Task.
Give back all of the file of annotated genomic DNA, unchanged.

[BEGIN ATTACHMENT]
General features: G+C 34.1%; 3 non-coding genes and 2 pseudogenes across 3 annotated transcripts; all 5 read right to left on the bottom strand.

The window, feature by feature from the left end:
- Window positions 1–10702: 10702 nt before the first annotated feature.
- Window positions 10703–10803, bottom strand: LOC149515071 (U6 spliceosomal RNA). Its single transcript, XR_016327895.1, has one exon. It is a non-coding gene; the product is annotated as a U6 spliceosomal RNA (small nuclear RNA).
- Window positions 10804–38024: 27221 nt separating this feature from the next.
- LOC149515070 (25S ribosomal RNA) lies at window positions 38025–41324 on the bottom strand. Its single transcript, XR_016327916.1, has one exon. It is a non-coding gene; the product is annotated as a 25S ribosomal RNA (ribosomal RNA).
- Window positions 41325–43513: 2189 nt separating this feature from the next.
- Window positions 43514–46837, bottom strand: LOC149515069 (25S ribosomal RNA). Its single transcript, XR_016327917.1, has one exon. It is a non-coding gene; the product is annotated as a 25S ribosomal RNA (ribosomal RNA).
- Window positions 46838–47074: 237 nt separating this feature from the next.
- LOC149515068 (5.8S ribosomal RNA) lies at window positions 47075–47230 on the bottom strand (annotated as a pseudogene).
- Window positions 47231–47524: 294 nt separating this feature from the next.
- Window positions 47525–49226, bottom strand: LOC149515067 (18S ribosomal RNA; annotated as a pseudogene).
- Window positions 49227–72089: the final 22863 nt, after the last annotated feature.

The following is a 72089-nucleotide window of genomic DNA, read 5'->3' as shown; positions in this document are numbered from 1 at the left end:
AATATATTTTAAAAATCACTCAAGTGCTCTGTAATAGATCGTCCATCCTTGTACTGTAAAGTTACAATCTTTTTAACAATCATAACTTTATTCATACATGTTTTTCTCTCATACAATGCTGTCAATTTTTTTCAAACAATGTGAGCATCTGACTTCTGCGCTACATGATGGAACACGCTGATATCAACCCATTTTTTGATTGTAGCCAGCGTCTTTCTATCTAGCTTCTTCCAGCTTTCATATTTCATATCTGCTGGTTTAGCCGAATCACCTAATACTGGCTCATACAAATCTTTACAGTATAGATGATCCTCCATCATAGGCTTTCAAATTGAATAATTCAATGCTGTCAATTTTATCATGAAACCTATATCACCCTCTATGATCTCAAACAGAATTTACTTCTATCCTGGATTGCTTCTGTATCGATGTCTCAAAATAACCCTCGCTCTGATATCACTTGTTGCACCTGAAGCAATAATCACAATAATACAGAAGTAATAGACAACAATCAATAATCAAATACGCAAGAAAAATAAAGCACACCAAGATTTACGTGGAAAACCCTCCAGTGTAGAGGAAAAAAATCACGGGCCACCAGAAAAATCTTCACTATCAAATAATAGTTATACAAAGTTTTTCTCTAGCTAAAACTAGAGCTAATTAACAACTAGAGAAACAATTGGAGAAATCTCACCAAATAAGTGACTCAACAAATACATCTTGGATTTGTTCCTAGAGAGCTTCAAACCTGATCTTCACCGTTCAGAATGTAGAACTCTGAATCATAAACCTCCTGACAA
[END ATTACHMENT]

General features: G+C 34.1%; 3 non-coding genes and 2 pseudogenes across 3 annotated transcripts; all 5 read right to left on the bottom strand.

The window, feature by feature from the left end:
- Window positions 1–10702: 10702 nt before the first annotated feature.
- Window positions 10703–10803, bottom strand: LOC149515071 (U6 spliceosomal RNA). Its single transcript, XR_016327895.1, has one exon. It is a non-coding gene; the product is annotated as a U6 spliceosomal RNA (small nuclear RNA).
- Window positions 10804–38024: 27221 nt separating this feature from the next.
- LOC149515070 (25S ribosomal RNA) lies at window positions 38025–41324 on the bottom strand. Its single transcript, XR_016327916.1, has one exon. It is a non-coding gene; the product is annotated as a 25S ribosomal RNA (ribosomal RNA).
- Window positions 41325–43513: 2189 nt separating this feature from the next.
- Window positions 43514–46837, bottom strand: LOC149515069 (25S ribosomal RNA). Its single transcript, XR_016327917.1, has one exon. It is a non-coding gene; the product is annotated as a 25S ribosomal RNA (ribosomal RNA).
- Window positions 46838–47074: 237 nt separating this feature from the next.
- LOC149515068 (5.8S ribosomal RNA) lies at window positions 47075–47230 on the bottom strand (annotated as a pseudogene).
- Window positions 47231–47524: 294 nt separating this feature from the next.
- Window positions 47525–49226, bottom strand: LOC149515067 (18S ribosomal RNA; annotated as a pseudogene).
- Window positions 49227–72089: the final 22863 nt, after the last annotated feature.

The following is a 72089-nucleotide window of genomic DNA, read 5'->3' as shown; positions in this document are numbered from 1 at the left end:
AATATATTTTAAAAATCACTCAAGTGCTCTGTAATAGATCGTCCATCCTTGTACTGTAAAGTTACAATCTTTTTAACAATCATAACTTTATTCATACATGTTTTTCTCTCATACAATGCTGTCAATTTTTTTCAAACAATGTGAGCATCTGACTTCTGCGCTACATGATGGAACACGCTGATATCAACCCATTTTTTGATTGTAGCCAGCGTCTTTCTATCTAGCTTCTTCCAGCTTTCATATTTCATATCTGCTGGTTTAGCCGAATCACCTAATACTGGCTCATACAAATCTTTACAGTATAGATGATCCTCCATCATAGGCTTTCAAATTGAATAATTCAATGCTGTCAATTTTATCATGAAACCTATATCACCCTCTATGATCTCAAACAGAATTTACTTCTATCCTGGATTGCTTCTGTATCGATGTCTCAAAATAACCCTCGCTCTGATATCACTTGTTGCACCTGAAGCAATAATCACAATAATACAGAAGTAATAGACAACAATCAATAATCAAATACGCAAGAAAAATAAAGCACACCAAGATTTACGTGGAAAACCCTCCAGTGTAGAGGAAAAAAATCACGGGCCACCAGAAAAATCTTCACTATCAAATAATAGTTATACAAAGTTTTTCTCTAGCTAAAACTAGAGCTAATTAACAACTAGAGAAACAATTGGAGAAATCTCACCAAATAAGTGACTCAACAAATACATCTTGGATTTGTTCCTAGAGAGCTTCAAACCTGATCTTCACCGTTCAGAATGTAGAACTCTGAATCATAAACCTCCTGACAA